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Marijuana improves couple intimacy, new research suggests
Couples who use marijuana experience greater intimacy.
- New studies suggest positive benefits of marijuana use by couples.
- Whether one or both use it, relationship intimacy can improve.
- Previous studies found that marijuana boosts sex lives.
Should you toke up to keep the fire going in your relationship? Science says "yes," with moderation, of course. Indeed, research recently published in the journal Cannabis suggests that some amount of marijuana use by couples can lead to greater feelings of intimacy.
The scientists, hailing from the University of Buffalo and the University of Houston, recruited 183 heterosexual couples from the American Northeast for the 30-day study. To qualify, the participants had to be regular users of marijuana (2+ times a week).
For 30 days, the subjects used a mobile app to note every time they used pot or engaged in any intimate event with their partner. If intimacy had occurred, the event would be reported in the morning as an answer to this question: "At any time yesterday, did you have an interaction or meaningful conversation with your partner that involved intimacy, love, caring, or support?"
Checking the data of intimacy events against marijuana use, the researchers found that it was much more likely for intimacy moments to take place within two hours of using marijuana. This held true if both or even just one of the partners partook of weed.
The frequency of marijuana use during this period was one out of every two days.
Such findings indicate that marijuana use can contribute to strengthening intimacy in a relationship. The authors conclude that two different methods of analysis give "robust support for the positive effects of using marijuana at the same time as or in the presence of one's partner on subsequent experiences of intimacy."
This was true for both men and women. What's interesting is that as opposed to studies on alcohol, which found that both partners had to drink go gain benefits in a relationship, ingesting marijuana can bring the same benefits even if only one partner uses it.
Previous research has also found that marijuana users tend to have up to 20 percent more sex than non-users. Women who smoke pot not only experience an increase in libido but have better orgasms, too.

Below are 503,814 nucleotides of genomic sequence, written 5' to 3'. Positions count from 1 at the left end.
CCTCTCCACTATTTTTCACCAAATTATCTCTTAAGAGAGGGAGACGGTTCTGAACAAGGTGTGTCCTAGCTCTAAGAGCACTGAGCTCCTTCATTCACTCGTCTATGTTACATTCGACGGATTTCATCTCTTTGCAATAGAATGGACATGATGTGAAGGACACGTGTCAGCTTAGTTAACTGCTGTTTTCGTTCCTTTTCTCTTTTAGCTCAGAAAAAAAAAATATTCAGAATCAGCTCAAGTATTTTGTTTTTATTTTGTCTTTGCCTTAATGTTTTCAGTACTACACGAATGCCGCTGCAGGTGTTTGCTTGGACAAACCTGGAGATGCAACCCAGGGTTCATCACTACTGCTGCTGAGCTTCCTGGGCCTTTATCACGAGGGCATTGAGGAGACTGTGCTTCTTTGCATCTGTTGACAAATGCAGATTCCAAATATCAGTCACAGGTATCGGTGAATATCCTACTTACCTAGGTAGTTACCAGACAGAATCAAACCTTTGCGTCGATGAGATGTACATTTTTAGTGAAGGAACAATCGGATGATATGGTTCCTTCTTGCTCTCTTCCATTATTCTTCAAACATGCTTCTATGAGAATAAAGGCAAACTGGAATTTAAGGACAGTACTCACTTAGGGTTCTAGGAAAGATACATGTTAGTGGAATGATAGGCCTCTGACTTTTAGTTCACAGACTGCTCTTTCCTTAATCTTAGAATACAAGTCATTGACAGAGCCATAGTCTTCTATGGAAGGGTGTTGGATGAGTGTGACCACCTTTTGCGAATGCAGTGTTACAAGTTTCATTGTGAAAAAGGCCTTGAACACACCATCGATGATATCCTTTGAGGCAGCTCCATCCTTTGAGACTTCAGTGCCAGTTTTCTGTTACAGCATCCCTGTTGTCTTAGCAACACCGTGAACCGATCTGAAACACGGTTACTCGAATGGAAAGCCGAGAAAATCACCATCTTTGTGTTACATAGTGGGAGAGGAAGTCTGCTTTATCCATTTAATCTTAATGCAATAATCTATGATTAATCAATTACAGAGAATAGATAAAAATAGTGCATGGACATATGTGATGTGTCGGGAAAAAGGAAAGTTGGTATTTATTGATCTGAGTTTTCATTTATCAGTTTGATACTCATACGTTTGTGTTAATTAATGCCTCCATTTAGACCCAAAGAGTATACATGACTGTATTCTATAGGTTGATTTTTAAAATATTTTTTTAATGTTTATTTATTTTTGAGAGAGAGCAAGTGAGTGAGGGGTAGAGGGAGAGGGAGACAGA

It should be noted as well that marijuana use, besides still not being fully legal in most of the U.S., may lead to substance abuse, which has been linked to lower relationship success, aggression and divorce.
Ending the prohibition of marijuana: An empirical approach
- Which is Worse? Alcohol or Marijuana? - Big Think ›
- Here's how marijuana use affects sex drive - Big Think ›
Scientists use new methods to discover what's inside drug containers used by ancient Mayan people.
- Archaeologists used new methods to identify contents of Mayan drug containers.
- They were able to discover a non-tobacco plant that was mixed in by the smoking Mayans.
- The approach promises to open up new frontiers in the knowledge of substances ancient people consumed.
PARME staff archaeologists excavating a burial site at the Tamanache site, Mérida, Yucatan.
In May 2018, the city of Paris set an ambition to be carbon-neutral by 2050.
- Countries, governments and companies are aligning on a need for net-zero - and this is an opportunity to rethink decarbonizing our cities.
- There is no "one-size-fits-all" solution – each city's needs must be at the heart of developing integrated energy solutions.
- A city can only decarbonize through collaboration between government, the private sector, and local communities.
While not the first such minister, the loneliness epidemic in Japan will make this one the hardest working.
- The Japanese government has appointed a Minister of Loneliness to implement policies designed to fight isolation and lower suicide rates.
- They are the second country, after the U.K., to dedicate a cabinet member to the task.
- While Japan is famous for how its loneliness epidemic manifests, it isn't alone in having one.